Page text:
The 2030 Agenda for Sustainable Development also highlights the management of displacement and migration as crucial for the achievement of the Sustainable Development Goals (SDGs) but makes no direct connection to climate change-induced migration. While SDG 13.1 on climate action calls for strengthening of resilience and adaptive capacity to climate-related hazards and natural disasters in all countries, it does not mention migration or displacement. Despite their recognition of and calls for safe, orderly and regular migration, the SDGs do not explicitly connect migration and climate change.
The Nansen Initiative and the subsequent Platform on Disaster Displacement (PDD) are non-binding, state-led international processes that address the lack of protection for those displaced across borders by climate change-related disasters. The Nansen Initiative was a bottom-up consultative process involving diverse stakeholders in developing recommendations and led to the development and endorsement of the Agenda for the Protection of Cross-Border Displaced Persons (Protection Agenda). The Platform on Disaster Displacement (PDD) has a coordinating function in assisting states to tackle knowledge gaps, promote policy coherence and mainstream human mobility within policy formulation. As the follow-up process to the Nansen Initiative, it is also tasked with implementing the recommendations of the Protection Agenda. The Protection Agenda identifies three priority areas for future action: collecting data and enhancing knowledge; enhancing the use of humanitarian protection measures; and strengthening the management of disaster displacement risks in the country of origin (e.g. through facilitating migration with dignity as a potentially positive way to cope with disasters and climate impacts and improving the use of planned relocation as a preventative or responsive measure to disaster displacement risks).
The Global Compact for Safe, Orderly and Regular Migration (GCM) is rooted in the 2030 Agenda and the New York Declaration for Refugees and Migrants and is perhaps the most comprehensive intergovernmental framework that covers all dimensions of migration, including climate-induced migration. Although the GCM is voluntary and not legally binding, its objectives recognise changing socio-economic and environmental conditions and the implications they may have for migration.
On behalf of the German Federal Ministry for Economic Cooperation and Development (BMZ), the GIZ Global Programme on Human Mobility in the Context of Climate Change (GP HMCCC) is working to support its partners in addressing and better understanding the complex, multi-causal interrelations between different forms of human mobility and climate change, especially in small atoll and island states in the Pacific and Caribbean regions and in the Philippines, but also in sub-Saharan Africa. In collaboration with national and regional partners, non-governmental organisations and universities, the GP HMCCC promotes exchange between all the actors involved. It aims at improving applied knowledge relating to the sustainable management of human mobility in the context of climate change in its partner regions.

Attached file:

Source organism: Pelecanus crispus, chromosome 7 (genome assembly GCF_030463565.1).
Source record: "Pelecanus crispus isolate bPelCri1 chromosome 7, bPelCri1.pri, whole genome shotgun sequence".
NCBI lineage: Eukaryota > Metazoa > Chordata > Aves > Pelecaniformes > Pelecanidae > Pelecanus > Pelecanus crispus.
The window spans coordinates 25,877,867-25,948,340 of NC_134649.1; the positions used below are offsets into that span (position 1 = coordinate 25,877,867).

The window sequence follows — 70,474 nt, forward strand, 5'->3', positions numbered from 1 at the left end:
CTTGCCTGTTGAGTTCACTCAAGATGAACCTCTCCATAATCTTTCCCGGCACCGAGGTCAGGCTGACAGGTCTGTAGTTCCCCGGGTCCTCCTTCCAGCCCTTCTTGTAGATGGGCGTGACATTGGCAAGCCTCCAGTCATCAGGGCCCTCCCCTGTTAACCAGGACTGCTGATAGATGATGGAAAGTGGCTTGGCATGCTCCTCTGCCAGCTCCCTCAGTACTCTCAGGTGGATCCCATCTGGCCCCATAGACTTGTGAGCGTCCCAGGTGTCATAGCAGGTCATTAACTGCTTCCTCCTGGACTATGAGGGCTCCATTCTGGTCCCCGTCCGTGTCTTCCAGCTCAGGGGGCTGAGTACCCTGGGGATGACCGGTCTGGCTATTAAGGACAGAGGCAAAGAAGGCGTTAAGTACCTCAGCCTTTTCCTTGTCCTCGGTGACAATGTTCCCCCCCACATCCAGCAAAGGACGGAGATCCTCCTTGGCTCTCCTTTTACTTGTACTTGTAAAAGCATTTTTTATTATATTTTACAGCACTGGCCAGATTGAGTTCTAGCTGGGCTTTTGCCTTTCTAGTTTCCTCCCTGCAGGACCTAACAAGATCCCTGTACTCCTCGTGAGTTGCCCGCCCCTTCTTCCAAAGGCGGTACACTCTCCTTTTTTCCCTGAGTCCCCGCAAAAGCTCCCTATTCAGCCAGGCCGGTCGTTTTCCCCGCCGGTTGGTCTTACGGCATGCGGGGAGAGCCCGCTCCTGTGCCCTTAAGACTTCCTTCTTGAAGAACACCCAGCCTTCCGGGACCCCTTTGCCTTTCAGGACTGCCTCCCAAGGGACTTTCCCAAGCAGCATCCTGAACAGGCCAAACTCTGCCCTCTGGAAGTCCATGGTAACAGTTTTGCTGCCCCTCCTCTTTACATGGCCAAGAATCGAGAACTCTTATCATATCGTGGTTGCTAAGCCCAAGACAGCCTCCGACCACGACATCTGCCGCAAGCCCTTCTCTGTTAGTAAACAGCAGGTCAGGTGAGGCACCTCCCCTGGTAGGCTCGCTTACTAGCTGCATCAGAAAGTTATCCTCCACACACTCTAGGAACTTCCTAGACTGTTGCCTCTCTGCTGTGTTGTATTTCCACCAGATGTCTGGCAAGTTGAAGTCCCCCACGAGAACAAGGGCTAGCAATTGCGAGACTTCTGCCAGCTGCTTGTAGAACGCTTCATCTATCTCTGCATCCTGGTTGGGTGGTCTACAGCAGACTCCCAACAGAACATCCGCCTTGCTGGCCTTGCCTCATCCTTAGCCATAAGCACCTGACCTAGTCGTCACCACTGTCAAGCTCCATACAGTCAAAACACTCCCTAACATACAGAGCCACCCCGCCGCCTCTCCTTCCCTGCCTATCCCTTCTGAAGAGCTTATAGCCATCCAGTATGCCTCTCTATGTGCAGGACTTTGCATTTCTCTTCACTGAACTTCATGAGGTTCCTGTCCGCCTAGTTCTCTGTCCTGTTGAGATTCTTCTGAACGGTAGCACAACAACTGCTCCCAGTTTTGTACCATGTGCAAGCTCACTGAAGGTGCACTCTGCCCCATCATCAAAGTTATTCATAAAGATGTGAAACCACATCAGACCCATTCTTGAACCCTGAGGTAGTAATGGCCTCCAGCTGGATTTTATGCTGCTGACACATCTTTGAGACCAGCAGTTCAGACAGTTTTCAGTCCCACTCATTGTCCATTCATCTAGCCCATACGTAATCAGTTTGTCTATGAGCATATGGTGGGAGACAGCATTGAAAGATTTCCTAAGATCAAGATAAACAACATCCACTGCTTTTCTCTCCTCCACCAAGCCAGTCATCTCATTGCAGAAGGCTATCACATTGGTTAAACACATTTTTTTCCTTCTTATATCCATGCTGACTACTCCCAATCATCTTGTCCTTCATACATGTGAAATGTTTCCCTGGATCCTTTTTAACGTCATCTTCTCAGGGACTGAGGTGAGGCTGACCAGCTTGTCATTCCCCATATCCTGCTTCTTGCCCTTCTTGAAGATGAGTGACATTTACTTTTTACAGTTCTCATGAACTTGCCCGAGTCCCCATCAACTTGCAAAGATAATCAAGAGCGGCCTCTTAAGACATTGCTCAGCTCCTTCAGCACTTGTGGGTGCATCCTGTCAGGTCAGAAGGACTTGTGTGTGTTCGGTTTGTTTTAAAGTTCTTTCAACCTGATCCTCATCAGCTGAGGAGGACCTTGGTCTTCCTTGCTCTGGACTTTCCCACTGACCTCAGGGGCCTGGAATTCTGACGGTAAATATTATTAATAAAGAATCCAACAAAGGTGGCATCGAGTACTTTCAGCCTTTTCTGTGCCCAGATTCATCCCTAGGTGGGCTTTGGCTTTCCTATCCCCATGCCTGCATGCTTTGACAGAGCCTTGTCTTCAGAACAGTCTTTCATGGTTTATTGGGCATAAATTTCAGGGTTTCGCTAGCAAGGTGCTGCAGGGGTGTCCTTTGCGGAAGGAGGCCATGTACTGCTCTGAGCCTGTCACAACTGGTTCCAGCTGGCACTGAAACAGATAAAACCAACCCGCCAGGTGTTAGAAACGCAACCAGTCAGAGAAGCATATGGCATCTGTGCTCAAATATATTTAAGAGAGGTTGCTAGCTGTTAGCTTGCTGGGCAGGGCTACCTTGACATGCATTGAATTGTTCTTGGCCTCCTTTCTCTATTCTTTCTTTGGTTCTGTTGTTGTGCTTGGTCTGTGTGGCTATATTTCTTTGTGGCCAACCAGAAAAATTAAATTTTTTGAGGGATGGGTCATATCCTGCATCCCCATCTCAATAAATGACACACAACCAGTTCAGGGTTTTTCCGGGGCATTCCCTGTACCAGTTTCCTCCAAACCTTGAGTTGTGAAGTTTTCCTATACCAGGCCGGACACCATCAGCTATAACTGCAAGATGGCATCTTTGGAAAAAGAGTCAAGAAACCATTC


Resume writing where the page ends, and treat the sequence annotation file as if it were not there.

With its increasing adverse effects, climate change will continue to have significant impacts on human mobility and be a major influencing factor in people’s decisions to leave their homes. Impacts will include loss of land and livelihoods, and heavy and recurring damage to infrastructure. In some cases, they may involve the loss of territorial integrity, sovereignty, identity and culture. While the negotiations under the United Nations Framework Convention on Climate Change recognises climate-induced migration as an effective adaptation strategy in the Cancun Adaptation Framework, existing international policy frameworks do not provide sufficient assistance and protection for people moving due to the effects of climate change. For example, the 1951 Geneva Refugee Convention and its 1967 Protocol do not recognise climate change as a reason for granting refugee status. Also at national level, there are very few examples of legal frameworks that grant protection to ‘climate migrants’ and support their relocation in line with their needs. At present, most governments and regional organisations in the countries most affected by climate change, as well as international development cooperation, do not have sufficient knowledge and experience to shape a development-oriented approach towards human mobility in the context of climate change. One of the main concerns is a lack of empirical evidence that can explain how much, where, why and over what timeframe human mobility will take place and what future scenarios could look like. Most existing research methodologies fall short of accurately accounting for the complexity of migration decisions. Better and more comprehensive climate migration models are needed to fill this gap. To develop such climate-induced migration scenarios, collecting data on past and current migration patterns is crucial.
More research and better modelling in order to gain an understanding of different mobility patterns and the ways in which they relate to climate-induced shocks and stressors will be critical to planning for the future and for developing strategic and effective policy responses and adaptation measures.
More information on practical examples of activities related to migration and climate change and various publications can be found on this website. See also the following key publications and websites for further reading: